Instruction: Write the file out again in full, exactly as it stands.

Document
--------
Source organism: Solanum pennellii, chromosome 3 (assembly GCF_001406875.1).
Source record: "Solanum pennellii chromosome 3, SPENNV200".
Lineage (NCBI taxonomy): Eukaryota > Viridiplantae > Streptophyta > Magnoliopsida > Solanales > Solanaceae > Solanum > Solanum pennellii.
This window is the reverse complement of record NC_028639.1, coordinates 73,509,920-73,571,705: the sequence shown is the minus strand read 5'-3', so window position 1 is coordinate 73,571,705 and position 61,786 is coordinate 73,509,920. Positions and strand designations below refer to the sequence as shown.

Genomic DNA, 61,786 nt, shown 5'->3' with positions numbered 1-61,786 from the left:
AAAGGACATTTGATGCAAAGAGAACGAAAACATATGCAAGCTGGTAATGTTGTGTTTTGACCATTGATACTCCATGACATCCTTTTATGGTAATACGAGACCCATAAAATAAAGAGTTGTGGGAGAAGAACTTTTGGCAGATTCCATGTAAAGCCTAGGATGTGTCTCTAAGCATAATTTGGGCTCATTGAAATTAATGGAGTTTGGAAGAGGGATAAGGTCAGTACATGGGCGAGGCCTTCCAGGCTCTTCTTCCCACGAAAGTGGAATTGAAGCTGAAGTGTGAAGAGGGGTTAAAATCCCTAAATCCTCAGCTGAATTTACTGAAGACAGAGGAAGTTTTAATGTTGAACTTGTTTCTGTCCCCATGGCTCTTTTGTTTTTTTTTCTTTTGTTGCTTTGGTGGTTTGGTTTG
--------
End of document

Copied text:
Source organism: Solanum pennellii, chromosome 3 (assembly GCF_001406875.1).
Source record: "Solanum pennellii chromosome 3, SPENNV200".
Lineage (NCBI taxonomy): Eukaryota > Viridiplantae > Streptophyta > Magnoliopsida > Solanales > Solanaceae > Solanum > Solanum pennellii.
This window is the reverse complement of record NC_028639.1, coordinates 73,509,920-73,571,705: the sequence shown is the minus strand read 5'-3', so window position 1 is coordinate 73,571,705 and position 61,786 is coordinate 73,509,920. Positions and strand designations below refer to the sequence as shown.

Genomic DNA, 61,786 nt, shown 5'->3' with positions numbered 1-61,786 from the left:
AAAGGACATTTGATGCAAAGAGAACGAAAACATATGCAAGCTGGTAATGTTGTGTTTTGACCATTGATACTCCATGACATCCTTTTATGGTAATACGAGACCCATAAAATAAAGAGTTGTGGGAGAAGAACTTTTGGCAGATTCCATGTAAAGCCTAGGATGTGTCTCTAAGCATAATTTGGGCTCATTGAAATTAATGGAGTTTGGAAGAGGGATAAGGTCAGTACATGGGCGAGGCCTTCCAGGCTCTTCTTCCCACGAAAGTGGAATTGAAGCTGAAGTGTGAAGAGGGGTTAAAATCCCTAAATCCTCAGCTGAATTTACTGAAGACAGAGGAAGTTTTAATGTTGAACTTGTTTCTGTCCCCATGGCTCTTTTGTTTTTTTTTCTTTTGTTGCTTTGGTGGTTTGGTTTG